Monday, 27 October 2014

What I’ve been watching on TV

Dr Who

I’ve found this a bit of a mixed bag.

The opening episode, “Deep Breath” with a throwaway dinosaur, was something of mishmash, and rather a wasted opportunity. It was nice to see Matt Smith, but risky, as the familiar and charming only accentuated the rather spiky Capaldi Doctor.

“Into the Dalek” was a different take, and clearly showed the roots (even with a mention) of the TV movie Fantastic Voyage; it was nevertheless rather fun. What happened to the Dalek’s protective force fields, by the way? Present in the Russell T Davies era, they seemed to have gone.

“Robot of Sherwood” was typical Mark Gatiss, pressing the comedy as far as the drama would allow, and if you enjoy that (and I did) a rather good romp. Gatiss also has an excellent ear for dialogue, and this was sparkling.

“Listen” was rather more of a sequence of sketches than anything concrete, though the unseen figure under the blanket on the bed was extremely scary, an excellent example of how to use imagination to terrify. The part of the Doctor’s early childhood (if that is what it was) seemed a bit out of sorts with the established continuity; it will be interesting to see if more is made of that.

“Time Heist” by the same author was an enjoyable run-around, a timey-wimey story, but with rather a good alien monster, and an enjoyable pace. 

“The Caretaker” was enjoyable, but slight.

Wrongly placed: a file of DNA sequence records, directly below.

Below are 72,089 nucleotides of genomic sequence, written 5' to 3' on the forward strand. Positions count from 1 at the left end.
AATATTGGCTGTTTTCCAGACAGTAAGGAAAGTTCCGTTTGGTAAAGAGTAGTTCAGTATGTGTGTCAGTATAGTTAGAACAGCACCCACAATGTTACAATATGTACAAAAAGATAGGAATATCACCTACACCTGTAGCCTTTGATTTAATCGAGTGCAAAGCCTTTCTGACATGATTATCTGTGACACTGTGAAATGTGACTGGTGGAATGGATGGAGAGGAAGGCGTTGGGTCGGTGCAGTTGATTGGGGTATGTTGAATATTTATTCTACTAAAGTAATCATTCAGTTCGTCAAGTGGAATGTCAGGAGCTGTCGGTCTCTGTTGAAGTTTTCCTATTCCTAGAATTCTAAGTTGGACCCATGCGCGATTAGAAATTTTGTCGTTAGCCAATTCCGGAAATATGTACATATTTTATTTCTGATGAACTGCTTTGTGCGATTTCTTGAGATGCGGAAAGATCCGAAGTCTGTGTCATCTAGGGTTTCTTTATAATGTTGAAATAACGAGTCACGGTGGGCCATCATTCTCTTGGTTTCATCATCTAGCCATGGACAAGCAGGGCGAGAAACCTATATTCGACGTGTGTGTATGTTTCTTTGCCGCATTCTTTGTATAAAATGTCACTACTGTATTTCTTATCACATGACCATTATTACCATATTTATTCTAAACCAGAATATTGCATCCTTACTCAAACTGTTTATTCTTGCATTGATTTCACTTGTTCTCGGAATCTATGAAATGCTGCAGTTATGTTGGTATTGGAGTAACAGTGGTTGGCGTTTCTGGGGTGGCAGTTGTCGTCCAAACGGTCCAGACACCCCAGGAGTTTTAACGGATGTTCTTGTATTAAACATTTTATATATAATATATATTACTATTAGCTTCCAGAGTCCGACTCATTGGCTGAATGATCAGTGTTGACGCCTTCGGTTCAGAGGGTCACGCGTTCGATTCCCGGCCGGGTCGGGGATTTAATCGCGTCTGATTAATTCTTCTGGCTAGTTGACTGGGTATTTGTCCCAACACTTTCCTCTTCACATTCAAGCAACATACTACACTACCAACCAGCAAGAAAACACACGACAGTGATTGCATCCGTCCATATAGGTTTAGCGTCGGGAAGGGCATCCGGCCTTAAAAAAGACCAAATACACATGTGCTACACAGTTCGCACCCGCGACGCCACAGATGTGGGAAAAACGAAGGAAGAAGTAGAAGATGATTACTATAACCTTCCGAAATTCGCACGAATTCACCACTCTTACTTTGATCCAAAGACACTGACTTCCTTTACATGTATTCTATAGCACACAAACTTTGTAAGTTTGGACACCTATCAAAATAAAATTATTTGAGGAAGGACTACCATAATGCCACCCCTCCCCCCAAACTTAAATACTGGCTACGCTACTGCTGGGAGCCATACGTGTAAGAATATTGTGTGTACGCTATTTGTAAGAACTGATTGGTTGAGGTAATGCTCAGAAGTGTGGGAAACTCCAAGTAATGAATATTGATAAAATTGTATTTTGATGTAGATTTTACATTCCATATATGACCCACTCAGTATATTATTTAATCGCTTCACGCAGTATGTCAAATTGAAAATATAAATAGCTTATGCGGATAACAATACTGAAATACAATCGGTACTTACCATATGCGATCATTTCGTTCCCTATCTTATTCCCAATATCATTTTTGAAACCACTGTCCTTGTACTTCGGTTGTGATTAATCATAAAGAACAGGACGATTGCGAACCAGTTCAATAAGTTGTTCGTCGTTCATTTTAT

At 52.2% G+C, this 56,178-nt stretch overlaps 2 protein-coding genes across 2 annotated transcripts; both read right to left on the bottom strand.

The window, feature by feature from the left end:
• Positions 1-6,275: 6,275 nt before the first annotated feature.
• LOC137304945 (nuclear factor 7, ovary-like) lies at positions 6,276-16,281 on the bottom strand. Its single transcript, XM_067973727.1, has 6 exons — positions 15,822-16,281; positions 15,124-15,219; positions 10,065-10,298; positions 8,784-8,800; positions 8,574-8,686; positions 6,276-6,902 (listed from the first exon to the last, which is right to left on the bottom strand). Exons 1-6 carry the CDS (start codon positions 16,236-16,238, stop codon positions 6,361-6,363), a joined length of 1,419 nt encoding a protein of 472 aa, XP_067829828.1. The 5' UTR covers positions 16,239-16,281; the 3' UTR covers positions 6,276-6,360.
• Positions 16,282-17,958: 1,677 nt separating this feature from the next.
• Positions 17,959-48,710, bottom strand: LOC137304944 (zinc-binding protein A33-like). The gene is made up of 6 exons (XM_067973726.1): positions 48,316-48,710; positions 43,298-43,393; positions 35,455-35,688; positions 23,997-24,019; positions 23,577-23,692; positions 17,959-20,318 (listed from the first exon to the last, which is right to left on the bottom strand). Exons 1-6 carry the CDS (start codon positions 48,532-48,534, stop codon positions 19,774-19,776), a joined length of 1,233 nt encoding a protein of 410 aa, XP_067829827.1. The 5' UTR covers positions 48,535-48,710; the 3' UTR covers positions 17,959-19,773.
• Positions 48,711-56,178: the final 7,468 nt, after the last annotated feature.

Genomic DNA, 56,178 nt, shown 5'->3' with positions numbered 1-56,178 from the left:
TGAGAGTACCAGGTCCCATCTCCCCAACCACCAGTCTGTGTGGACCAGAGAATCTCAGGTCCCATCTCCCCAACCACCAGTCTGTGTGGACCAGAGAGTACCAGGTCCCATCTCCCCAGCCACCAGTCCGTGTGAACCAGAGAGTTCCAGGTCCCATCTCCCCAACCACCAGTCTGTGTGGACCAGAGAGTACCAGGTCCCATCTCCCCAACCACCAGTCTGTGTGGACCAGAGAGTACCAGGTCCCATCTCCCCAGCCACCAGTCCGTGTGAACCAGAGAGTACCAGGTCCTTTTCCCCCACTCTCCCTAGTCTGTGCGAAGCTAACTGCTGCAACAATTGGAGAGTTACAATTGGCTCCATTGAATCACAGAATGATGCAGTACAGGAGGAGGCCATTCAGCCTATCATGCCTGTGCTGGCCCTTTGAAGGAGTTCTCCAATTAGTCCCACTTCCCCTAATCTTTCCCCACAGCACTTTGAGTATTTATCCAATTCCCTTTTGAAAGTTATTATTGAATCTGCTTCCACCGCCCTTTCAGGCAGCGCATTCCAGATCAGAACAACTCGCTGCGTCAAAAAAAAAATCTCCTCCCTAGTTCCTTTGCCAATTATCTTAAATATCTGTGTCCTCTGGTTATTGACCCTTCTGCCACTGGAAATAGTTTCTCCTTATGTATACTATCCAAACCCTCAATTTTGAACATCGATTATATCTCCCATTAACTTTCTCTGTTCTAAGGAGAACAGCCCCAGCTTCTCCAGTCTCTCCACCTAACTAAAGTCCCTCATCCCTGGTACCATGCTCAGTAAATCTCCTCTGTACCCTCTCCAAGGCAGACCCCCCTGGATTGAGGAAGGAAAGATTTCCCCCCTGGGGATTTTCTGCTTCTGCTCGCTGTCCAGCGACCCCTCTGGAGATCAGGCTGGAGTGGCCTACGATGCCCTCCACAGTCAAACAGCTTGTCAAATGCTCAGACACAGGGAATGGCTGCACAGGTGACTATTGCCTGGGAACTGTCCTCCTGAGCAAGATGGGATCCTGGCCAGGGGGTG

“Kill the Moon” had a wonderful lunar landscape (Lanzarote, with CGI colour changing), scary spider like monsters, but a denouement whose science just defied description. I really didn’t like the ending, which seemed rather unconvincing. The abortion subtext was also pretty obvious.

But “Mummy on the Orient Express” and “Flatline”, again two by one author, were classic Doctor Who, perfectly structured, brim full of ideas, characters, and pace and plots which actually made sense.

“In the Forest of the Night” took the bold step of telling a very different story, with a strong ecology message, but again some rather bad science surfaced – how were people using mobiles when the solar flare would have wiped out the satellites?

I rather like this clerical sleuth, and the two leads, James Norton and Robson Green are excellent, and it has a good supporting cast.

As I don’t like missing “New Tricks”, I record that at 9, and use ITV +1 for Grantchester, so I can have a double dose of murder.

One of the features I like especially is the sermon which ends each episode, and here are two of them. They are mini-sermons, but they draw upon the storyline of the episode and provide a neat and rather different way of concluding the story.

Sermon by Reverend Sidney Chambers
We cannot erase our pasts, however hard we try.

Instead we must carry them with us into the future. We must carry them with us and look forward with hope. We must look forward, because to look back is to waste precious time.

Someone recently said to me, "We should live as we have never lived."

And we must all of us take heed and live as we have never lived.

For we are all mortal.

We are all fragile.

And we all live under the shadow of death.

Sermon by the Curate, Leonard Finch
Kant once wrote -"By a lie, a man annihilates his dignity as a man."

Our good friend Immanuel wasn't one to mince his words. He saw things in black and white. He didn't dwell on the grey areas.

But who amongst us can honestly say that we haven't lied for good reason? Who amongst us can say we live a truly good life?

And that's not to say we shouldn't try. We should all continually try to be the best we can be.

To escape the sins of our past..... to be accepting of our little foibles... and of others.

We can't run away from who we are.

We must turn and face the truth head on.

Sometimes in life... it's better just to... get on with things.

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